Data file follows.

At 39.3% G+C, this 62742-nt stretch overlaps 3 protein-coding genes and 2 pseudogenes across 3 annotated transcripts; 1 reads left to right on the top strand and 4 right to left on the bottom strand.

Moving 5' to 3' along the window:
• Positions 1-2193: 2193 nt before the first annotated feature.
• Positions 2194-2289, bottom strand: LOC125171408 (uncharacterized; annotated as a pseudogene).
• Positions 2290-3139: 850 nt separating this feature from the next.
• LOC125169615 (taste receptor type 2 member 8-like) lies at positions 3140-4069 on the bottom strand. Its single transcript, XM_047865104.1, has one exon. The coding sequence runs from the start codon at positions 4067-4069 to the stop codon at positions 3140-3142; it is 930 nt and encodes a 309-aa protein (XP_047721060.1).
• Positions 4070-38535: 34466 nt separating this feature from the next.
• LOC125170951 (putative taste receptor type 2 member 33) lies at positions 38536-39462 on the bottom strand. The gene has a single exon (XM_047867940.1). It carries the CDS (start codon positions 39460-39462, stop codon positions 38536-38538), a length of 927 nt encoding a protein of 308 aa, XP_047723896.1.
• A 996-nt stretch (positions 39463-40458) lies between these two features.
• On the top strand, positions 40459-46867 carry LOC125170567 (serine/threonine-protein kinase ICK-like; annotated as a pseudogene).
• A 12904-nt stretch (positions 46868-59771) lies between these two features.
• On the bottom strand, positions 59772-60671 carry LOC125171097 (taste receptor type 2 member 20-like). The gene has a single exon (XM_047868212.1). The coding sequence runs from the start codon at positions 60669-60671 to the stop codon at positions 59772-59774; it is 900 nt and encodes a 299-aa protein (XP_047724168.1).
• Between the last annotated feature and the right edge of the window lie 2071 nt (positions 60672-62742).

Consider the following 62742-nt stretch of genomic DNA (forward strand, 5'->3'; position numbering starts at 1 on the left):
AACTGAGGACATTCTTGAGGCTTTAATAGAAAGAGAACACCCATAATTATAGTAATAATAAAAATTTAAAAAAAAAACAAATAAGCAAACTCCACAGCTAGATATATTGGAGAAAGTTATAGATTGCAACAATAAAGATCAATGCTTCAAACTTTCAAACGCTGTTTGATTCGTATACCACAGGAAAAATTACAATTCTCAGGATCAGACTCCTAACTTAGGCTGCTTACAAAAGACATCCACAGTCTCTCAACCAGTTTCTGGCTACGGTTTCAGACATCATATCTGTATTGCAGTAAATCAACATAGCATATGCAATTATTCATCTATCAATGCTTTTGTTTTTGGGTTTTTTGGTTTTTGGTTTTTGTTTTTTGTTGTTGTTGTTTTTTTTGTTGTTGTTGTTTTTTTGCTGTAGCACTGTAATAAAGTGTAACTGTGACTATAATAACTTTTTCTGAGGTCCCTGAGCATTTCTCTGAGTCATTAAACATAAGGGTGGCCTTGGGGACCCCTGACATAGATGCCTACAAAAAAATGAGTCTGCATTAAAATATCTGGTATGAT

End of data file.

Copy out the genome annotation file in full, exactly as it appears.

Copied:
At 39.3% G+C, this 62742-nt stretch overlaps 3 protein-coding genes and 2 pseudogenes across 3 annotated transcripts; 1 reads left to right on the top strand and 4 right to left on the bottom strand.

Moving 5' to 3' along the window:
• Positions 1-2193: 2193 nt before the first annotated feature.
• Positions 2194-2289, bottom strand: LOC125171408 (uncharacterized; annotated as a pseudogene).
• Positions 2290-3139: 850 nt separating this feature from the next.
• LOC125169615 (taste receptor type 2 member 8-like) lies at positions 3140-4069 on the bottom strand. Its single transcript, XM_047865104.1, has one exon. The coding sequence runs from the start codon at positions 4067-4069 to the stop codon at positions 3140-3142; it is 930 nt and encodes a 309-aa protein (XP_047721060.1).
• Positions 4070-38535: 34466 nt separating this feature from the next.
• LOC125170951 (putative taste receptor type 2 member 33) lies at positions 38536-39462 on the bottom strand. The gene has a single exon (XM_047867940.1). It carries the CDS (start codon positions 39460-39462, stop codon positions 38536-38538), a length of 927 nt encoding a protein of 308 aa, XP_047723896.1.
• A 996-nt stretch (positions 39463-40458) lies between these two features.
• On the top strand, positions 40459-46867 carry LOC125170567 (serine/threonine-protein kinase ICK-like; annotated as a pseudogene).
• A 12904-nt stretch (positions 46868-59771) lies between these two features.
• On the bottom strand, positions 59772-60671 carry LOC125171097 (taste receptor type 2 member 20-like). The gene has a single exon (XM_047868212.1). The coding sequence runs from the start codon at positions 60669-60671 to the stop codon at positions 59772-59774; it is 900 nt and encodes a 299-aa protein (XP_047724168.1).
• Between the last annotated feature and the right edge of the window lie 2071 nt (positions 60672-62742).

Consider the following 62742-nt stretch of genomic DNA (forward strand, 5'->3'; position numbering starts at 1 on the left):
AACTGAGGACATTCTTGAGGCTTTAATAGAAAGAGAACACCCATAATTATAGTAATAATAAAAATTTAAAAAAAAAACAAATAAGCAAACTCCACAGCTAGATATATTGGAGAAAGTTATAGATTGCAACAATAAAGATCAATGCTTCAAACTTTCAAACGCTGTTTGATTCGTATACCACAGGAAAAATTACAATTCTCAGGATCAGACTCCTAACTTAGGCTGCTTACAAAAGACATCCACAGTCTCTCAACCAGTTTCTGGCTACGGTTTCAGACATCATATCTGTATTGCAGTAAATCAACATAGCATATGCAATTATTCATCTATCAATGCTTTTGTTTTTGGGTTTTTTGGTTTTTGGTTTTTGTTTTTTGTTGTTGTTGTTTTTTTTGTTGTTGTTGTTTTTTTGCTGTAGCACTGTAATAAAGTGTAACTGTGACTATAATAACTTTTTCTGAGGTCCCTGAGCATTTCTCTGAGTCATTAAACATAAGGGTGGCCTTGGGGACCCCTGACATAGATGCCTACAAAAAAATGAGTCTGCATTAAAATATCTGGTATGAT